Domestique Capital LLC
Damon Gonzalez, CFP®, RICP® has been serving clients since 2000. After almost ten years at Ameriprise Financial Services, he founded Domestique Capital in November of 2009. Damon has been a CERTIFIED FINANCIAL PLANNER™ practitioner since 2004 and has extensive knowledge in investments, taxes, budgeting, and insurance. He obtained the Retirement Income Certified Professional Designation in 2015. Damon was recognized by D Magazine as one of the Best Financial Planners of 2010 and 2015 as chosen by his peers. Damon has also been awarded the Five Star Wealth Manager Award in three different years as seen in Texas Monthly.
Domestique is the French word for servant and one of Damon’s favorite quotes is “I don’t know what your destiny will be, but one thing I do know: the only ones among you who will be really happy are those who have sought and found how to serve” – Albert Schweitzer.
In addition to serving, Damon loves seeking the truth and is a lifetime learner. One of his favorite things about his profession is that there are always complicated puzzles to solve and markets are ever changing. He graduated from the McCombs School of Business at The University of Texas at Austin in 1999. Outside of work, he enjoys traveling, cycling, volleyball, basketball, reading, and spending time with loved ones. Damon has been married to his wife, Kim, since 2007 and lives in Downtown Plano, Texas with their three dogs.
BA in Business Administration, The University of Texas at Austin
Assets Under Management:
Percent of Assets or Monthly Subscription Fee
Domestique Capital, LLC is an Investment Adviser registered with the State of Texas. All views, expressions, and opinions included in this communication are subject to change. This communication is not intended as an offer or solicitation to buy, hold or sell any financial instrument or investment advisory services. Any information provided has been obtained from sources considered reliable, but we do not guarantee the accuracy or the completeness of any description of securities, markets or developments mentioned. We may, from time to time, have a position in the securities mentioned and may execute transactions that may not be consistent with this communication's conclusions.
It does not count toward your $18,000 limit or $24,000 limit if you are over 50. Many people do not realize that there is a $53,000 limit that you AND your employer can contribute to a 401(k) per year. The company match does count toward the $53,000 limit. Very few people get a match high enough to worry about this rule. It sure would be nice to get a $35,000 match on your 401(k) plan.
I would definitely consider taking a loan from a current retirement plan before making a withdrawal that has a 10% penalty and taxes. The downside is that you will need to have the income to pay the loan back. You could also look into taking Substantial Equal Periodic Payments from an IRA using rule 72(t). This would allow you to take the same amount from an IRA each year until you turned 59.5 or five years, whichever is longer, and avoid the 10% penalty.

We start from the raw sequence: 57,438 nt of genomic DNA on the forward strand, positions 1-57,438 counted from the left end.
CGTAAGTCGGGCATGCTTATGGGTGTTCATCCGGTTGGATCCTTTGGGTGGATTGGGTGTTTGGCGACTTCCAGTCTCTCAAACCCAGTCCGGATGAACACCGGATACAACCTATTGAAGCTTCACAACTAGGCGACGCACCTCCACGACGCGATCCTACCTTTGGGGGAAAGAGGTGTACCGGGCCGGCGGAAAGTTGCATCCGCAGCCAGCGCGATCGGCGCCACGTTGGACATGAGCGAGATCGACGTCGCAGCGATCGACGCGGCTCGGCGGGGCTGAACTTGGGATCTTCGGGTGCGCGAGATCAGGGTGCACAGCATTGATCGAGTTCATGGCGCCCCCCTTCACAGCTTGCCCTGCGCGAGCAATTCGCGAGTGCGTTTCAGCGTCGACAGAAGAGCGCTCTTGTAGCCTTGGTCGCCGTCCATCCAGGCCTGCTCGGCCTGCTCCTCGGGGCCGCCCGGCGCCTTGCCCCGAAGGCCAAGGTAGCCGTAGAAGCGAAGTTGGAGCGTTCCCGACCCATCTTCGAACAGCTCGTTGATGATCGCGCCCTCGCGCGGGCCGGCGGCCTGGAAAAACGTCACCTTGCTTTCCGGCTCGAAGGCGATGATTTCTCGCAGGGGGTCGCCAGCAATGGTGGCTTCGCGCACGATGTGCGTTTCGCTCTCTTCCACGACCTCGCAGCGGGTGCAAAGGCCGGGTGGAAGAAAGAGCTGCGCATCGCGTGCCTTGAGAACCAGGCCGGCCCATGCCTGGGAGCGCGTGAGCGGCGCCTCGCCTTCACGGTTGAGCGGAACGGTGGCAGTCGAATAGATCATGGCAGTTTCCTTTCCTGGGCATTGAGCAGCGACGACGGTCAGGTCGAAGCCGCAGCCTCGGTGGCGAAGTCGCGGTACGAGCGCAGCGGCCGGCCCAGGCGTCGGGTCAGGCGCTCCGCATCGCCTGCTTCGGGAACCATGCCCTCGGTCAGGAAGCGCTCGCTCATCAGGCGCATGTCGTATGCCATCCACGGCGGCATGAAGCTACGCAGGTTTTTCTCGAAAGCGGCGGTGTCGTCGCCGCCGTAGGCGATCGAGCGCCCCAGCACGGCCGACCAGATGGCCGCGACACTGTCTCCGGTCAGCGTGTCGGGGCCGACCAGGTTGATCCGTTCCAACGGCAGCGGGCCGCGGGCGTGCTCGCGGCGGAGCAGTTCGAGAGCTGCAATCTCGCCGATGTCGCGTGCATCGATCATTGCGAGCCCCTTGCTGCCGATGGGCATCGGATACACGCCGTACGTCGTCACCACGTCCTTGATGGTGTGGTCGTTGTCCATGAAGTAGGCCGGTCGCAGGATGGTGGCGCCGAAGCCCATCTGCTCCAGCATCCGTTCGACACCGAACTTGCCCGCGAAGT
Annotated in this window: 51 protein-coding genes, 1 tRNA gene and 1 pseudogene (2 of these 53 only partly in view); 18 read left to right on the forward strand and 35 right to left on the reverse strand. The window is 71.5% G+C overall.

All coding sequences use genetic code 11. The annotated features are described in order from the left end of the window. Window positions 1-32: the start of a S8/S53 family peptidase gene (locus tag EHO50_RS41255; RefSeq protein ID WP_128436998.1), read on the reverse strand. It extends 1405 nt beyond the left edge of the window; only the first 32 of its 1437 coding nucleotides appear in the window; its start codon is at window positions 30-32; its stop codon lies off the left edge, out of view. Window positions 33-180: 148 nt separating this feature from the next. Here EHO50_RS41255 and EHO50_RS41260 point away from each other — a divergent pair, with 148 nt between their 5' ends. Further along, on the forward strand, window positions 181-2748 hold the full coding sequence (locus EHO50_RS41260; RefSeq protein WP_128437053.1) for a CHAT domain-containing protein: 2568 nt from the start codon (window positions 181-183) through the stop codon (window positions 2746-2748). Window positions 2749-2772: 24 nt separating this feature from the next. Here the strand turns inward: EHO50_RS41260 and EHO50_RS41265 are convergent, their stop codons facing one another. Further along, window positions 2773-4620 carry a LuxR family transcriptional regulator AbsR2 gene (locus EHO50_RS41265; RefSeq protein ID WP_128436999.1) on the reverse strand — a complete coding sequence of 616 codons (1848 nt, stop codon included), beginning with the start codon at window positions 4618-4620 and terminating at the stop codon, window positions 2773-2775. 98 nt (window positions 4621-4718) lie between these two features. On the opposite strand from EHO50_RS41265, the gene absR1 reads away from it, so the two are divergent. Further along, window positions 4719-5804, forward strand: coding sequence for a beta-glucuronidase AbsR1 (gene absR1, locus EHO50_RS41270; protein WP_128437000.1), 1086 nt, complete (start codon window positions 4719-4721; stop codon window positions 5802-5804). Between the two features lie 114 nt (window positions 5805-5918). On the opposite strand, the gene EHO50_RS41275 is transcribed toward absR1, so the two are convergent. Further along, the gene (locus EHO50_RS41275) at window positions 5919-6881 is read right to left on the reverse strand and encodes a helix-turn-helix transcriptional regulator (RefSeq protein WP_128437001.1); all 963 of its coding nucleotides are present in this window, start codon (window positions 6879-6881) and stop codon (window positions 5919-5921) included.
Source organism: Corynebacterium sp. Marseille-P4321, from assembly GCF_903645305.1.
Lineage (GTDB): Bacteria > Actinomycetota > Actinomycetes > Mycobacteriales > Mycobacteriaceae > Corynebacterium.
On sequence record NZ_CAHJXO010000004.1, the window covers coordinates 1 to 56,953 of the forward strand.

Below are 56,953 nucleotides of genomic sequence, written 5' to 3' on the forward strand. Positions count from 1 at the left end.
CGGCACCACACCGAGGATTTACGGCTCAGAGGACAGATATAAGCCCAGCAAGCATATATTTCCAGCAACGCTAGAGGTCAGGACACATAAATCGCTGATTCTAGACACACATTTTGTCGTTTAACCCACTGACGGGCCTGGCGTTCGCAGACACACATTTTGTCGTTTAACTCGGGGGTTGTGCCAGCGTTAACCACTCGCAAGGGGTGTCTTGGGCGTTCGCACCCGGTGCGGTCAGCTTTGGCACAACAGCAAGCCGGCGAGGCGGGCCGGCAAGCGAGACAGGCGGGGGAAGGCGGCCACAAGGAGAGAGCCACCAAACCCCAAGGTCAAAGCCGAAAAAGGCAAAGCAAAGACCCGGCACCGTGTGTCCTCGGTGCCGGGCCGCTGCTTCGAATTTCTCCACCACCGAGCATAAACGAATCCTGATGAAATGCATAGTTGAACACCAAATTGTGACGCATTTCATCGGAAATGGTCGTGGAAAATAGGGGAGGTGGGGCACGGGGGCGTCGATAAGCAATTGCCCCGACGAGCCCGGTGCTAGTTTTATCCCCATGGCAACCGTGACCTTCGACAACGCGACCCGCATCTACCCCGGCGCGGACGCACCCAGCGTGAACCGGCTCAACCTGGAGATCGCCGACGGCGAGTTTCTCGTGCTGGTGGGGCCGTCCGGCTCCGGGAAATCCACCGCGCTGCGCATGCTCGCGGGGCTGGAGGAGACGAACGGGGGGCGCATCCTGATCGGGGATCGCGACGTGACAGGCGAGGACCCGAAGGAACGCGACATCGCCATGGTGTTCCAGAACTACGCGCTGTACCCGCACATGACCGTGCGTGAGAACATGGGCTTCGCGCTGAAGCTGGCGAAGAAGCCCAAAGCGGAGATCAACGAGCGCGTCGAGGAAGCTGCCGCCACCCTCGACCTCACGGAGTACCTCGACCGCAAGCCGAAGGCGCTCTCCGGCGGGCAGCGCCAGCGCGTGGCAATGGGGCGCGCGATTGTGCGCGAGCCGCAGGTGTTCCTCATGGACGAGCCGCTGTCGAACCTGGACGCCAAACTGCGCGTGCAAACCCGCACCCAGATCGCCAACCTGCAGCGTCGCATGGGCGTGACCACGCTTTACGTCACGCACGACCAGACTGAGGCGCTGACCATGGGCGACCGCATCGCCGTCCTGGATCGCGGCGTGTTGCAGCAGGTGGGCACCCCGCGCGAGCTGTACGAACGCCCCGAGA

Depending on the size of your account and age, 72(t) distributions may not be enough to meet your needs. The rules can be complicated so make sure to work with a tax professional to get it right. One small mistake could make all of the IRA withdrawals subject to the 10% penalty.
The other answer has some good advice. The only thing that I would add is that cash or money markets can be a good investment during recessions. If real estate were to drop 20% and stocks were to drop 30%, your cash would buy you 20% more real estate and 30% more stocks. Don't just look at the tiny current yield on cash--look at it as an opportunity to buy assets when they are on sale again.
I am also with you that the U.S. is way overdue for a recession. Who would have predicted that the expansion would have lasted this long, oil would be a $50, and there would be trillions of dollars of negative yielding bonds? I would caution you in trying to time the markets. Markets anticipate, so if you expect a recession 9 months from now, the stock market might peak in one month. You also have to be right TWICE (on the sell and buy). Studies and experience have taught me that it is extremely hard to successfully time the markets over the rest of your lifetime. Even though I am concerned about how long stocks have risen, I am not going to change anything with my investment strategy. My very best investment advice can be found in this short article: https://domestiquecap.com/things-ive-come-know/
The other advisors have offered some great advice. The only thing that I would add, is that you may want to consider consolidating these IRAs for a few reasons:
1. It can be a hassle to make so many different calculations each year and the more complexity the bigger chance for error.
2. I have dealt with several client deaths and it is not fun for your beneficiaries to contact each IRA custodian and fill out each custodian's forms.
3. As you get older and your mental capacity diminishes, this will get harder to manage.
The only other thing that I would add is that I believe it is very important to have cash or safe bonds in your IRAs. You may not make much money on these investments over long term, but they will allow you a place to pull from to take your RMD the next time the stock market is down 20-50%. This will give you the best chance to allow yourself time to make up the losses in your stock/stock funds.
If you are closing the entire position, it does not matter what cost basis method you choose. If you were selling a portion of your fund, there would be advantages and disadvantages to the methods.